Thanks to Douglas Blyde, the last couple of weeks have taken us on a veritable culinary adventure through 2013. Today marks the conclusion of Douglas’s trend report, with a focus on what the year ahead will mean for the drink sector.


Chris Skyrme, Director, Sopexa (

‘As we enter the teenage era of the 21st century, just like those nascent adults, we are likely to seek both comfort foods to ground us, and dishes which expand our horizons and make us feel “grown up”.  Traditional British fare like shepherd’s pie, classic roasts and casseroles will be the staple, with an emphasis on locally sourced foods and value for money (we have after all splurged over the festive period, and appreciate that it is time to tighten those belts). On the adventurous front, I think that fusion and Mediterranean will continue to grow in popularity, perhaps with a frisson of a street food vibe thrown in – think Ottolenghi mixed with Ching He Huang. And as we move towards the light at the end of the winter tunnel that is the time for British lamb and asparagus, don’t forget those persimmons which apparently show a significant rise in popularity this year, and are in season now – back to Yotam for the recipe!’

Mark Poynton, Chef, Alimentum (

‘We’ll see a return to the old style. Not childhood, Heston-type “old”, more like when Pierre Koffman first opened La Tante Clare. Comfort rich foods, but in a style you can’t do at home. Chefs will use older techniques like pan frying, pressure cookers and steaming rather than just putting things in a bag in simmering water and leaving it for (insert generic time). This will sort the real chefs and restaurants from the abundant flash-in-a-pan six-month open-up, close-down establishments.’

Lucy Shaw, Senior Staff Writer, Drinks Business (

Tea will be the new coffee, and will be taken increasingly seriously, with more tea bars emerging, selling vintage and single tree teas. The Rare Tea Lady ( will be much in demand for events and tastings. HKK (the latest in the Hakkasan group) has already started the tea trolley trend rolling.’

William Drew, Editor, Restaurant Magazine (

Sours (primarily in drinks, but sour elements in food also on the up); Shake Shack mania; and finally…. the return of good old-fashioned bars which also offer decent food – not fancy cocktail joints, nor restaurants with a bar attached – but independents where people go primarily to drink quality beer and spirits, but which offer great and good-value dishes to boot.’

Andrew Barrow, Editor, Spittoon (

‘Is it just me or is there a distinct 1920’s decadence thing going on? Charleston dance lessons at Claridges anyone? The Great Gatsby film about to be released? Hotel bars are in, Champagne and cocktails the order of the day. And not just the top hotels either but the champagne bars in the top department stores and the independents too. Champagne perhaps a touch expensive in these cash-pressed times? Then who cares if it is really Prosecco or Cava or a new world interloper in the glass – if it’s got bubbles, it is in! In the same manner any wine sporting even a hint of an Art Deco label is bound to be a winner.’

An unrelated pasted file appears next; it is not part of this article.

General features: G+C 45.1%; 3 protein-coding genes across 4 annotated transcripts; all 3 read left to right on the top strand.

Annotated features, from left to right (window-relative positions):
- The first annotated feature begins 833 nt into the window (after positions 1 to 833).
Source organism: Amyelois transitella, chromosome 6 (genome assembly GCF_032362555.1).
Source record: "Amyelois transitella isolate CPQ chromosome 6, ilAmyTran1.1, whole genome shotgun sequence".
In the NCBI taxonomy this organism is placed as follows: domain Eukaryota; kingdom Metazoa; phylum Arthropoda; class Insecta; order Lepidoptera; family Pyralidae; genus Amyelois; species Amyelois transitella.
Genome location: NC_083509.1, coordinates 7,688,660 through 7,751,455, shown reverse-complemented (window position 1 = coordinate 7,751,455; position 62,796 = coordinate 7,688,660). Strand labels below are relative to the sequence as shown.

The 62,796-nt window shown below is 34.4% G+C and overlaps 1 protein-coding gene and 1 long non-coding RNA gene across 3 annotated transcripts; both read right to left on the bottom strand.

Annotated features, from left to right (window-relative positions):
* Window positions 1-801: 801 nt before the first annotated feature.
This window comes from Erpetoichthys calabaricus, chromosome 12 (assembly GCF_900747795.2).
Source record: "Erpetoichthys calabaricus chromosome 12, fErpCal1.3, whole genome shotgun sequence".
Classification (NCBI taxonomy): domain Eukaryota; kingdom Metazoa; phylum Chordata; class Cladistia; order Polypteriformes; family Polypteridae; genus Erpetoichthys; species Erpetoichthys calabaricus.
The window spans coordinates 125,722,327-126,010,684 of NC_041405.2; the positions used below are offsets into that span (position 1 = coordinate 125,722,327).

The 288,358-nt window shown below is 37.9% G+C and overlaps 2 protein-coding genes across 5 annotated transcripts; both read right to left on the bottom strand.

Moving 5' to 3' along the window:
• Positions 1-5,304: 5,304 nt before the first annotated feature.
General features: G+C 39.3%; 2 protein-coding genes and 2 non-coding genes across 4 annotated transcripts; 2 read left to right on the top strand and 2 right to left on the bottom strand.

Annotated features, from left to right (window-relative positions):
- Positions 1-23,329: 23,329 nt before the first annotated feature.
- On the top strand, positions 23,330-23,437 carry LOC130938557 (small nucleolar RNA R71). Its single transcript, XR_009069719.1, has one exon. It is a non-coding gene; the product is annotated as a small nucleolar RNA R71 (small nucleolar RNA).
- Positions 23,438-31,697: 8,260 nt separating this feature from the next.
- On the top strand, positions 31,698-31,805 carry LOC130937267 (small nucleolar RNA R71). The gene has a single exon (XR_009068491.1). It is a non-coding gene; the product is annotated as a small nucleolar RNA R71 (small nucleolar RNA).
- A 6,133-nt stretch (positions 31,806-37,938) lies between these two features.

And, finally, a wine forecast from Wine Chap, Tom Harrow (


‘Bordeaux’s bubble will continue to deflate as nobody can afford to buy 2009 or 2010, or can be arsed to buy 2011 and 2012.

Gruner Veltliner will no longer be “groovy”, unless in a weird retro way like the term itself.  Even your grandfather doesn’t find the thought of Austrian wines shocking any more. Etna will be the new Turkey (which was last year’s new Portugal).


Chardonnay is back with a vengeance. Sensitively-oaked examples from artisan producers in New Zealand and Australia in particular are versatile, pleasurable and half the price of Burgundy of the same quality. As our relationship with Argentina continues to worsen, inexpensive Chilean Shiraz and Carmenere will replace Malbec as South American wines under £6.  Some idiot will probably waste time mentioning Uruguayan Tannat.


Fake and Baked wines – reaction to the trend for lower alcohol, cooler climate and minimally manipulated wines will see a rise in interest of mass-produced 14.5% Californian and South African Merlot and chemical cocktail blends. It will be harder to nod appreciatively whilst sampling “orange wines” unless the producer is standing expectantly opposite you.


Some industry magazines will use stats to show Champagne sales are up; some will use others to show Prosecco is actually improving its market share. People will continue to buy Cava to take to parties of people they don’t know very well.


Chenin Blanc, Alvarinho, Thompson Seedless, Syrah (cool climate – old and new world), Nerello Mascalese, Boğazkere (“throat-scraper”, Turkish), Mencia, Tannat (Uruguayan)


Will continue to shorten and change regularly, becoming seasonal like menus. Ideally one red or one white depending on whether strawberries or winter greens are being picked… Better value fine wines will continue to sprout at the ends of wine lists as restaurateurs appreciate the benefits of accepting a cash margin and shifting stock instead of curating a dusty gallery of overpriced classics that might as well have “Do Not Touch” written on them.


Craft beer and micro-breweries continue their inexorable rise and their promotion will remain more dynamic and engaging than the tedious or self-regarding equivalents for wine.


Remain high.  Last year’s micro-distillery gin boom will be replaced by huge commercial interest in Pisco and Aquavit, as Peruvian and Swedish cuisine dominate London’s gastronomic scene…’

Thank you to Douglas and all his contributors!

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